When we got to the Marriott in Glasgow (paid for by our points), about 9:30 pm, we had so had it that we ate at the hotel. Fish and chips and a hamburger for $40. But at least we didn’t have to get in the car again. Well worth it.
BTW, at the airport the next day, they had no idea about the arranged exchange, nor did they have a single automatic in stock. Except for 444 pounds more, we could get an Audi or a Mercedes. Our original agreement for the car was less than $200, so we haven’t done that.
(SEE ALSO: You’re getting a great deal… I’ve been renting these for $100 / DAY!)
They suggested we drive back to Edinburgh to exchange as they have more selection, but they couldn’t guarantee that there was one there. Online, there are no cars to rent from Budget for three more days in Edinburgh.
The holiday must get better from here on out.
Points With a Crew has partnered with CardRatings for our coverage of credit card products. Points With a Crew and CardRatings may receive a commission from card issuers. Responses are not provided or commissioned by the bank advertiser. Responses have not been reviewed, approved or otherwise endorsed by the bank advertiser. It is not the bank advertiser's responsibility to ensure all posts and/or questions are answered. Other links on this page may also pay me a commission - as always, thanks for your support if you use them
Wow, what a nightmare! Some good lessons probably can be learned from their mistakes. Even if you’re comfortable driving manual transmission (stick) you have to remember in some areas (UK, New Zealand, etc) it’s reverse so you’re using your left hand to shift.
It’s really awkward and uncomfortable.
Also, it’s fairly easy at any airport in the world to pick up a SIM card with data plan these days. Or better yet, I just use TMobile and they have FREE data for just about anywhere in the world while you travel. Most times I’m in Europe the data is LTE speeds too. In South America it’s only 3G but it’s still good enough for Google Maps which is essential when driving sometimes.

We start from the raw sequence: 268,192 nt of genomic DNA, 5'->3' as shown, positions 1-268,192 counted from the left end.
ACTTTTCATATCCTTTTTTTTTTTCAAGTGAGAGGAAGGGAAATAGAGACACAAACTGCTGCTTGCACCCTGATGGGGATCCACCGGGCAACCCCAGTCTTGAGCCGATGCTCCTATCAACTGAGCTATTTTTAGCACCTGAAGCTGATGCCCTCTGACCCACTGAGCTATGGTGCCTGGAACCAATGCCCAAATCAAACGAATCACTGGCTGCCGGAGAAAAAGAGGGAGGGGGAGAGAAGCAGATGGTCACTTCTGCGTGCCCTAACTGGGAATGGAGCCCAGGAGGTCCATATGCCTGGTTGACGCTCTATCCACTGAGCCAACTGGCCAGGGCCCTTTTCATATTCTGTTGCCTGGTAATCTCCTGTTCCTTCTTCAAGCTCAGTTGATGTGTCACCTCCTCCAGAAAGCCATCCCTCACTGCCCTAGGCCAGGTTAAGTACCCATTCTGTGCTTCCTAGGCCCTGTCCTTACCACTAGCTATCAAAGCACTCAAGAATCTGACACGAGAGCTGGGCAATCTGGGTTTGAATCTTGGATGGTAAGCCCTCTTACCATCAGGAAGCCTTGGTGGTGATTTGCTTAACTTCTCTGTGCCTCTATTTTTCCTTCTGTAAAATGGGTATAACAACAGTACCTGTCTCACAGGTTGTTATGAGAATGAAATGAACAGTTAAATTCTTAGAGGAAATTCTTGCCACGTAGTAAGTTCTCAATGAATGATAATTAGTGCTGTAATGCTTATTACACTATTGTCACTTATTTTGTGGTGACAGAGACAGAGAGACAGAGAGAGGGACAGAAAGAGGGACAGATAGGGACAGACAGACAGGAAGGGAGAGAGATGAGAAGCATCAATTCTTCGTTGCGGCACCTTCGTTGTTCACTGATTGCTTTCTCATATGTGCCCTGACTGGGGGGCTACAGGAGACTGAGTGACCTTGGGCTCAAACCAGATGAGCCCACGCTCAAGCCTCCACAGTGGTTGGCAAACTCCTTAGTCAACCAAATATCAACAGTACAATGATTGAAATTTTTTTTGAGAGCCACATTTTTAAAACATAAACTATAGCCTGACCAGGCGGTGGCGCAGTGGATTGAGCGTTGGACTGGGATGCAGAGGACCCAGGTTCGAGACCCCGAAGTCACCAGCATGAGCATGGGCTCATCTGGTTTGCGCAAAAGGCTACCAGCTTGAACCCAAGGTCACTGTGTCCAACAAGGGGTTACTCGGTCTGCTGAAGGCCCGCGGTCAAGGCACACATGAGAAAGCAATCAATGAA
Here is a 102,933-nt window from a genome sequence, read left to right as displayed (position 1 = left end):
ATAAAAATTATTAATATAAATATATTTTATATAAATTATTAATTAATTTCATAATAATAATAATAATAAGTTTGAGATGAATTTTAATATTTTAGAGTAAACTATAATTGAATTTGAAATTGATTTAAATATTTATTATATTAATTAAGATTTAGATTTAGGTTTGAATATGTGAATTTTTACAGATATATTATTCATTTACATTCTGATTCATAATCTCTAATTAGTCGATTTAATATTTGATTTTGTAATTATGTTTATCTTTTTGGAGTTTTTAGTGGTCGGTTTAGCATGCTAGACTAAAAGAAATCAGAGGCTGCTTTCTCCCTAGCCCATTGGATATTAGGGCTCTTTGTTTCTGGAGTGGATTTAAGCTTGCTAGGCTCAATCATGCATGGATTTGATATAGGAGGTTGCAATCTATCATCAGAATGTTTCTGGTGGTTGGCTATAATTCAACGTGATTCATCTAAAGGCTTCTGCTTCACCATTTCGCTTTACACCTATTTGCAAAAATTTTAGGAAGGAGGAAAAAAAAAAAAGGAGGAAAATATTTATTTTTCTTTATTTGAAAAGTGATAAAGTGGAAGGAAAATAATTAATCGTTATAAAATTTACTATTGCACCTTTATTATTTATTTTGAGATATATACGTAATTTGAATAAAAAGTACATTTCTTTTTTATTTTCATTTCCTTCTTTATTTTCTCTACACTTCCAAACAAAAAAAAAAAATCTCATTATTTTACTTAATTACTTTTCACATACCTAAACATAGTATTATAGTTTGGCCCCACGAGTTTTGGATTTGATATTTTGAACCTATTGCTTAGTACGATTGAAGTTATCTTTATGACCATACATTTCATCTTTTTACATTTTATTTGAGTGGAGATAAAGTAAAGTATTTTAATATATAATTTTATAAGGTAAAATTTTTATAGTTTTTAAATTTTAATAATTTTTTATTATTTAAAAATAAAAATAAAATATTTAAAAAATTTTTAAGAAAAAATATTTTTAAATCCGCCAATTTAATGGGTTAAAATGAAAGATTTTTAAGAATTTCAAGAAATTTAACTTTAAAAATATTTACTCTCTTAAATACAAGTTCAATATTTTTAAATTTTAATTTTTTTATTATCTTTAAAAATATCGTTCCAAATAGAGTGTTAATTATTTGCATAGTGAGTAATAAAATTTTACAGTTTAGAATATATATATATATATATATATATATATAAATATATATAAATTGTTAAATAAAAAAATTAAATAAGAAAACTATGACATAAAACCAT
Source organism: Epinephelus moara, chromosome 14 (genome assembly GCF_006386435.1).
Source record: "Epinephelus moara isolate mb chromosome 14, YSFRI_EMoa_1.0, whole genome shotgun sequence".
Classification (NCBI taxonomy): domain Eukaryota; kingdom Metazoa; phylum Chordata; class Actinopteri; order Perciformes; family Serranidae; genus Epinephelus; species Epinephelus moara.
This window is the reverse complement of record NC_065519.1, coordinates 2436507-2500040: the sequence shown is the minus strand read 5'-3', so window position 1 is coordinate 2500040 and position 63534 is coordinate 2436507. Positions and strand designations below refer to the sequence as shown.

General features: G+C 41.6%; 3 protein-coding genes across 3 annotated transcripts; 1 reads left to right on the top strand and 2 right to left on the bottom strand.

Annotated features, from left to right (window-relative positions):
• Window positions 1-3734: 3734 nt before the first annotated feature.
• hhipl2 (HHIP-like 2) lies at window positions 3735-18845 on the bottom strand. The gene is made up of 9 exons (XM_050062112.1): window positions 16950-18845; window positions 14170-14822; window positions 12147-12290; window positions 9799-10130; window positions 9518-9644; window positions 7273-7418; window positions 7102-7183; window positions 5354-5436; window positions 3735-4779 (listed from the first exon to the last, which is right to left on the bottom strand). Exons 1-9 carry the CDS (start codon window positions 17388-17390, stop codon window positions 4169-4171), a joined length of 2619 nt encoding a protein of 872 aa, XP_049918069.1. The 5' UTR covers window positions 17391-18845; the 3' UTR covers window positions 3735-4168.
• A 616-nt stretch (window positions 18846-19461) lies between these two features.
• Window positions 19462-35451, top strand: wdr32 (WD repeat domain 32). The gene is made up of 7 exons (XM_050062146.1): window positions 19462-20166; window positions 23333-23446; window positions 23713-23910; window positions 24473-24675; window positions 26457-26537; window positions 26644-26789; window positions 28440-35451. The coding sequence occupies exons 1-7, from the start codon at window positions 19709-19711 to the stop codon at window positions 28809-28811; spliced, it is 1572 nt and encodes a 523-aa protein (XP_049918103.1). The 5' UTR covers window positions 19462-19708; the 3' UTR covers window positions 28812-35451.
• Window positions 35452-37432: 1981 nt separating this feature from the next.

Project Fi, man. Project Fi.
What an ordeal! Sorry to hear and glad they’re ok!
Really shouldn’t matter if the credit card has primary vs. secondary coverage as it’s primary for all cards when the rental is abroad (your local US insurance will not cover out of the country anyway).
Also, i wouldn’t be so sure that the credit card will cover everything. The rental car company will charge a few hundred pounds to the card and it will include admin charges and lost income from having the car out of service for repairs… I don’t believe any card covers such misc. charges … only the actual cost of repairs.
The difficulty of shifting with a stick on the left is just one more difficulty for those not used to it. It’s hard enough to deal with all the roundabouts, sitting in the “wrong” side of the car, feeling as though you are going to crash all the time as you drive on the “wrong” side of the road, etc. Don’t add to the difficulty the first time you try it. I also ended up with a flat tire, but nothing worse.
I’ve rented in left-driving countries and have banged up rims, but never had to pay as I got lucky and they never saw the damage- not big, but scrapes/dings.
Still, if that’s your parent’s ‘worst day ever in their life’ that’s saying they’ve lived a charmed, if uneventful, life. Take that worst and juxtapose it to real ‘worsts’ in the news every single day.
This is the reason we rented an automatic first time we were in Ireland and have an automatic reserved next trip. The cost difference kills me but hubby insists that he is not driving on the wrong side of the road, on the wrong side on the car and also shifting with the wrong hand. Last time was so freaking funny but we made it with no accidents, thankly. Hopefully this next time will go well. Hope their days get better!
If you’re a world traveler, do your kids a favorite and teach them to drive stick. I’m sure glad my parents did. Just about every country in the world has an “American tax” in the form of and extra hundred dollars or so for renting an automatic.
Wow! I am glad they are finally ok. I would have paid the extra $400 and gotten the automatic!
First driving on the left was 2015 on Grand Cayman Island. A far more sedate driving environment than the UK. Auto transmission cost more but neither wife nor I ever had driven a stick, so this was a “no brainer.” What was interesting was with the steering wheel on the right, the turn signal control was on the right of the column. On the left were headlights, wipers. So what did we keep doing? Turning on the wipers when we were trying to signal a turn. Good point about phones — we bought a 1 month international upgrade from our cell service provider. Phone and Google Maps worked fine on Grand Cayman.
The ” curb” is called the “kerb” in the UK.
Burning out a clutch is usually due to drivers resting their feet on the clutch pedal whilst driving thus almost permanently slipping the clutch.